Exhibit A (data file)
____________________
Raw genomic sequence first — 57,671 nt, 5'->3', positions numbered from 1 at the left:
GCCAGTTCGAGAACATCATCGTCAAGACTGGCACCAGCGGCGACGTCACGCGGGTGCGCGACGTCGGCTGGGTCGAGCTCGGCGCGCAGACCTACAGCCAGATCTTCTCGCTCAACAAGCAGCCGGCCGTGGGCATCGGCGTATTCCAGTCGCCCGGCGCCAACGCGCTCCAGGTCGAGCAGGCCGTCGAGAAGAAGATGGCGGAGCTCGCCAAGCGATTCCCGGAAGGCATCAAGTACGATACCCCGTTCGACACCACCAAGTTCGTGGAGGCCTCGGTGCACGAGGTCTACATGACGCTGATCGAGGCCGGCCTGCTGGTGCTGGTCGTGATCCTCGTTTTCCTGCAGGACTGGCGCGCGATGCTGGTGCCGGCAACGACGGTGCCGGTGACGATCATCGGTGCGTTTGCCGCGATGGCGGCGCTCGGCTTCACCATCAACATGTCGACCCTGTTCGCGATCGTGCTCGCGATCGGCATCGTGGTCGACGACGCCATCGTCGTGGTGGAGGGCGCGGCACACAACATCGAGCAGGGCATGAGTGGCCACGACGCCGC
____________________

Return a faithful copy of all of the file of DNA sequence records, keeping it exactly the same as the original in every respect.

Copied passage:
Raw genomic sequence first — 57,671 nt, 5'->3', positions numbered from 1 at the left:
GCCAGTTCGAGAACATCATCGTCAAGACTGGCACCAGCGGCGACGTCACGCGGGTGCGCGACGTCGGCTGGGTCGAGCTCGGCGCGCAGACCTACAGCCAGATCTTCTCGCTCAACAAGCAGCCGGCCGTGGGCATCGGCGTATTCCAGTCGCCCGGCGCCAACGCGCTCCAGGTCGAGCAGGCCGTCGAGAAGAAGATGGCGGAGCTCGCCAAGCGATTCCCGGAAGGCATCAAGTACGATACCCCGTTCGACACCACCAAGTTCGTGGAGGCCTCGGTGCACGAGGTCTACATGACGCTGATCGAGGCCGGCCTGCTGGTGCTGGTCGTGATCCTCGTTTTCCTGCAGGACTGGCGCGCGATGCTGGTGCCGGCAACGACGGTGCCGGTGACGATCATCGGTGCGTTTGCCGCGATGGCGGCGCTCGGCTTCACCATCAACATGTCGACCCTGTTCGCGATCGTGCTCGCGATCGGCATCGTGGTCGACGACGCCATCGTCGTGGTGGAGGGCGCGGCACACAACATCGAGCAGGGCATGAGTGGCCACGACGCCGC